Security vendor Trend Micro has been tracking a hacking campaign called Luckycat that has been linked to 90 attacks, including some aimed at Tibetan activists, and has tied it to a group based in China, the company said in a report published on Thursday.
The Luckycat campaign, which has been active since at least June 2011, has been connected with attacks against targets in Japan and India as well, according to Trend Micro. Industries targeted include military research, aerospace and energy, it said.
To avoid detection, the hackers used a diverse set of infrastructure and anonymity tools. Each attack used a unique campaign code to track which victims were compromised by which malware, illustrating that the attackers were both very aggressive and continually targeted intended victims with several waves of malware, according to Trend Micro's report.
The security company was able to connect an email address used to register one of the group's command-and-control servers to a hacker in the Chinese underground community.
The hacker has been using aliases "dang0102" or "scuhkr" and has been linked to the Information Security Institute of the Sichuan University in Chengdu, China, where he was involved in a research project on network attack and defense.
The person behind the aliases and the email address is Gu Kaiyuan, who is now apparently an employee at Tencent, China's leading Internet portal company, The New York Times reported on Thursday.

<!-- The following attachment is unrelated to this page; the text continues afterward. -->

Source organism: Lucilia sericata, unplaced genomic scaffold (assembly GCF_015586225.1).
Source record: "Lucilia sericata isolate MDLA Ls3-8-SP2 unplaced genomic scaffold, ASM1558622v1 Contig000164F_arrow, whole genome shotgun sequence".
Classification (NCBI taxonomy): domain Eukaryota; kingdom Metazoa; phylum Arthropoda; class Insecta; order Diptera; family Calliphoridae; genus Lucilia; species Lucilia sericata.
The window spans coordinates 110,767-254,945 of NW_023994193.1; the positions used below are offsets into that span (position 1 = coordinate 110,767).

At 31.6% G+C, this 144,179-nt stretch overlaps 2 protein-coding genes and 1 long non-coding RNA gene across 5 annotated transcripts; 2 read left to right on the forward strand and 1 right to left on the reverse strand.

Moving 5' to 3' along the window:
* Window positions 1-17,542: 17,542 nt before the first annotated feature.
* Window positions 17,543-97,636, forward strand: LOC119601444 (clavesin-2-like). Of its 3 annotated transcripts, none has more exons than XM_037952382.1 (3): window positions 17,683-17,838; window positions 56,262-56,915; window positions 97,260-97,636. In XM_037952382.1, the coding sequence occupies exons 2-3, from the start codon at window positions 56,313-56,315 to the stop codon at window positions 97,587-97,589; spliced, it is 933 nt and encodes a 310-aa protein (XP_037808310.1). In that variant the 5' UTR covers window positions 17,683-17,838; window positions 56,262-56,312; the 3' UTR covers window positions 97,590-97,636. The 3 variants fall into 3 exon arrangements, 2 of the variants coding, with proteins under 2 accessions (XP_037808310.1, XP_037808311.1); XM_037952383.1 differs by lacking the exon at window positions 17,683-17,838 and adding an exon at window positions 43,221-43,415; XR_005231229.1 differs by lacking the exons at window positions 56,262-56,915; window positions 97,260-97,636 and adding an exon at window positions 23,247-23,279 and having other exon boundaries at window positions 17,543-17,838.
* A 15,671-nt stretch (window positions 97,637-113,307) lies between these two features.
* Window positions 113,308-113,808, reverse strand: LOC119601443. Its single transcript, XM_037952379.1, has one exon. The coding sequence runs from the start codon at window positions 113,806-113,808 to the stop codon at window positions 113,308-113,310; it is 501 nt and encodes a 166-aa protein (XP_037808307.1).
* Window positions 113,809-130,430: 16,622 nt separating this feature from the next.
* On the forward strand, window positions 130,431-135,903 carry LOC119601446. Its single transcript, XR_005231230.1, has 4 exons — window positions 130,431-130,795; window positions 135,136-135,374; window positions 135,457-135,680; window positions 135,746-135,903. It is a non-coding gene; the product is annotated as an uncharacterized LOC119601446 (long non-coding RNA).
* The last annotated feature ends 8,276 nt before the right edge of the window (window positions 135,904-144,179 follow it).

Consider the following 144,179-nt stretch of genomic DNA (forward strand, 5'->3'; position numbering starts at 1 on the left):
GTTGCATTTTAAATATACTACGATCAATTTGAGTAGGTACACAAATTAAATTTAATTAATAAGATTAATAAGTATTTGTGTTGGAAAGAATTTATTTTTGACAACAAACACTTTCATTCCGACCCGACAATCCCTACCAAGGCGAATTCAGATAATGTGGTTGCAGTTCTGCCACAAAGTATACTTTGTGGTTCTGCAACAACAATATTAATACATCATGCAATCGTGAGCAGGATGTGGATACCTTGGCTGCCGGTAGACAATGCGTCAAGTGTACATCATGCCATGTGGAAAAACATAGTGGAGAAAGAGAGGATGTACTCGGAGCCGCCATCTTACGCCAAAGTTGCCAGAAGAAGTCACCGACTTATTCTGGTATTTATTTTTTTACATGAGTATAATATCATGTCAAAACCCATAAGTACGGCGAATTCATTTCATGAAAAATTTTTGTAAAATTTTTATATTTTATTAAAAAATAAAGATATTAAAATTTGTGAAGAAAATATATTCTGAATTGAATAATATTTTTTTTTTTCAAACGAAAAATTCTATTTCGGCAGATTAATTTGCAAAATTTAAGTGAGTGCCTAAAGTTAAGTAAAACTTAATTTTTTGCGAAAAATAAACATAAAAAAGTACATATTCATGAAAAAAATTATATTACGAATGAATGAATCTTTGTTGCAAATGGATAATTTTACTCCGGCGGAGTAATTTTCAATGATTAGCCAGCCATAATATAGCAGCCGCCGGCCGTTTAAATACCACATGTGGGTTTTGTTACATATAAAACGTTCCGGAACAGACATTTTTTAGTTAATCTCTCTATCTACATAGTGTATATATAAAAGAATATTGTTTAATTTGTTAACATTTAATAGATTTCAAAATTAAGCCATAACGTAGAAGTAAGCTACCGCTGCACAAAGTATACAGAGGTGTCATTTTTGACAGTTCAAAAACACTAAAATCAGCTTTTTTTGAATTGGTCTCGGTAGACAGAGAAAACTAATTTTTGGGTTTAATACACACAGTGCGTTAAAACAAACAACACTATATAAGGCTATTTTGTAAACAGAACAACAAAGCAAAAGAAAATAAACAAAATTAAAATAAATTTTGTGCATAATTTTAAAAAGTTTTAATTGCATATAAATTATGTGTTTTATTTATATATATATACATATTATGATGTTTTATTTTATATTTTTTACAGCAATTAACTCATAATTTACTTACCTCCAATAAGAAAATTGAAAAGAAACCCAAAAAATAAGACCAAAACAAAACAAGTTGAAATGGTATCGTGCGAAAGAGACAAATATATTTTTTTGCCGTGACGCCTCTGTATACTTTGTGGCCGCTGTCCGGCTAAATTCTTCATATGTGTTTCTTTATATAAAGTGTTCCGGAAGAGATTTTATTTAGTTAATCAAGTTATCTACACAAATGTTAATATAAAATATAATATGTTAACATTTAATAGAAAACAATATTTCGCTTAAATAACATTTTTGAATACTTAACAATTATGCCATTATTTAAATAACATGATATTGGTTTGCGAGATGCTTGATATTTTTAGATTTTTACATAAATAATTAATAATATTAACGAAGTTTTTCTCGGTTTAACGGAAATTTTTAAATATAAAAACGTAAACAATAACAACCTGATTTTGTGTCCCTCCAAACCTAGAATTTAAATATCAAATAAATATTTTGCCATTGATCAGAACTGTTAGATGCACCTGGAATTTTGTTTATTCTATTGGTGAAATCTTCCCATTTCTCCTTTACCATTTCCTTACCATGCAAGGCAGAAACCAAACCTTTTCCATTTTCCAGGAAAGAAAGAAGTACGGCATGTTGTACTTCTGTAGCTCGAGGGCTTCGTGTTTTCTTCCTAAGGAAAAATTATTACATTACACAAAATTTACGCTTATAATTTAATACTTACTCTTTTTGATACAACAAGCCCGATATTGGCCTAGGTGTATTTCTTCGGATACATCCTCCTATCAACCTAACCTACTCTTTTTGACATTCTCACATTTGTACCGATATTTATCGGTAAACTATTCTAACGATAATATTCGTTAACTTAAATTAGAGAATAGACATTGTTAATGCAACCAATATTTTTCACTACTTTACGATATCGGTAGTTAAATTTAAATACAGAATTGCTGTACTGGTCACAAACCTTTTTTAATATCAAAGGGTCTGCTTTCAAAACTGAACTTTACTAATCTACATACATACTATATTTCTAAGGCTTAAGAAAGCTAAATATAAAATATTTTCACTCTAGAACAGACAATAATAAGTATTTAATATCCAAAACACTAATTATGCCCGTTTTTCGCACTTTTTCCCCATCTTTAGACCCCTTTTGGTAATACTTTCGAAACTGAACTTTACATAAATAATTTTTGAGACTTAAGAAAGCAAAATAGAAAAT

There are more signs pointing to China as the origin of the Luckycat campaign. The language settings of the attackers' computers indicate that they are Chinese speakers, according to Trend Micro. The work done by the hacker group was first documented earlier this month by Symantec, which showed that the hackers used IP addresses allocated to China, Trend Micro said.
The targeted nature of the attacks is no isolated occurrence. The number of targeted attacks has dramatically increased, Trend Micro said.
To better protect themselves, enterprises need to use a mixture of technology and education, according to Trend Micro. Apart from patch management, endpoint and network security, enterprises should also focus on detecting and mitigating attacks, the company said.
But an enterprise's defense is only as good as its employees. People trained to expect targeted attacks are better positioned to report potential threats and can become an important source of threat intelligence.
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